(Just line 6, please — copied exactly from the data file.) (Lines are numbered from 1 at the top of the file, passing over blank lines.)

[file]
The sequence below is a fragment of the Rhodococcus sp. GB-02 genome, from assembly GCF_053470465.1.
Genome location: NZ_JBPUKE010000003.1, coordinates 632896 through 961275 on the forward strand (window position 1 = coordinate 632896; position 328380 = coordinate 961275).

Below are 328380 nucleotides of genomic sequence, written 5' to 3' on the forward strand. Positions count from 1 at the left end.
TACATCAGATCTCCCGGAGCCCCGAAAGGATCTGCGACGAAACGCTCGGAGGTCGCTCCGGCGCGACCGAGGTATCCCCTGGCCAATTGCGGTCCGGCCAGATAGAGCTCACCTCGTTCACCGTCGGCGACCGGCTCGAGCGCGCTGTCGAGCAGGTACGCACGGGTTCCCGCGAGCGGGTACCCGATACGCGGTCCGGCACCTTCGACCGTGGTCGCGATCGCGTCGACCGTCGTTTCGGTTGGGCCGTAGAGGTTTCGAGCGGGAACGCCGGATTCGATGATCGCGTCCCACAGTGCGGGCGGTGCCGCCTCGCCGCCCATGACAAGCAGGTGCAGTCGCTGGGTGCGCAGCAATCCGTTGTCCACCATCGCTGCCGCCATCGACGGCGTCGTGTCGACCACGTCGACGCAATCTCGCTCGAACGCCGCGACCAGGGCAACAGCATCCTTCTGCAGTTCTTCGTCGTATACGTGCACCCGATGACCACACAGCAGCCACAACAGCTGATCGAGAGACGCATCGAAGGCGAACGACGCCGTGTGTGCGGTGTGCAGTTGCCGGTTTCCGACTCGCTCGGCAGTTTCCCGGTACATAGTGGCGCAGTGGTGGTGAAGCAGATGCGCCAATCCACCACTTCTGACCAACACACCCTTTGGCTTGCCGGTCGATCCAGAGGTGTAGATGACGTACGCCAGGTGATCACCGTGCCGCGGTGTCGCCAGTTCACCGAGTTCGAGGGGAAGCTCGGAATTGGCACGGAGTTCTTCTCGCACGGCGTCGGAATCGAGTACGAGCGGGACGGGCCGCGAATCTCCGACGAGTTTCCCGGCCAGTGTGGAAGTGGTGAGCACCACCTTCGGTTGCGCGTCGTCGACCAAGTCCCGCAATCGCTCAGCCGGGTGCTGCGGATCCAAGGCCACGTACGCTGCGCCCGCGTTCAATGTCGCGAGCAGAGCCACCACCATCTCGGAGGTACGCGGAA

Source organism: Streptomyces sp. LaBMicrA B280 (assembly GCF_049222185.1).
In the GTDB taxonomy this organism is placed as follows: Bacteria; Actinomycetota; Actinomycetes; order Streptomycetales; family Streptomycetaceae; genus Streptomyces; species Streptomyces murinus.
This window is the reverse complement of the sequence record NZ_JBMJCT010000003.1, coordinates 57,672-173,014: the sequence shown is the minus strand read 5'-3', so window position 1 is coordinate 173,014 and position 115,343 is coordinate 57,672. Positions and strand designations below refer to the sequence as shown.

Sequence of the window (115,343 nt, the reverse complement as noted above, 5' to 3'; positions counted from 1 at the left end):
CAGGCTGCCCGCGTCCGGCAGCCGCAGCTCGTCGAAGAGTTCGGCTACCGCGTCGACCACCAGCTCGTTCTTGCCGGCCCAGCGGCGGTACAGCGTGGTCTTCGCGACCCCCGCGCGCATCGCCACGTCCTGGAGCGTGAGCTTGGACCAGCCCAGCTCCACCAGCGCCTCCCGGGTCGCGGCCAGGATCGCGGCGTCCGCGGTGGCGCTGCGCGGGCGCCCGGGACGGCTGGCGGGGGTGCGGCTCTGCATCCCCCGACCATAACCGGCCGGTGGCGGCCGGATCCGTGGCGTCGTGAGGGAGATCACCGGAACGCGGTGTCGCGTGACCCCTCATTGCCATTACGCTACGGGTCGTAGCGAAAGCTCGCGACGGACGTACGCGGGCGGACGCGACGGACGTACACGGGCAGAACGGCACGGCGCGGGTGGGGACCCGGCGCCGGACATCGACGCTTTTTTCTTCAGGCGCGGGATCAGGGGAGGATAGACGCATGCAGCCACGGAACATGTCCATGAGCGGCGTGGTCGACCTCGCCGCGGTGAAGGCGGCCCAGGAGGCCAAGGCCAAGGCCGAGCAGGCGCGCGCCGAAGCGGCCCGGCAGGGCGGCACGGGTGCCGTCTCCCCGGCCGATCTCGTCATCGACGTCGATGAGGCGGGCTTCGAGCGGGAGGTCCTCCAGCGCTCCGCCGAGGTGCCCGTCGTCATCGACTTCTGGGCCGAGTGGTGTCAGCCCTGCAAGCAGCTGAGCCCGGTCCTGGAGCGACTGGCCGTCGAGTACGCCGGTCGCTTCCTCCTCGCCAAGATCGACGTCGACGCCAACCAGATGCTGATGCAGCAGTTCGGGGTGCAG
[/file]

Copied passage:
In the GTDB taxonomy this organism is placed as follows: Bacteria; Actinomycetota; Actinomycetes; order Streptomycetales; family Streptomycetaceae; genus Streptomyces; species Streptomyces murinus.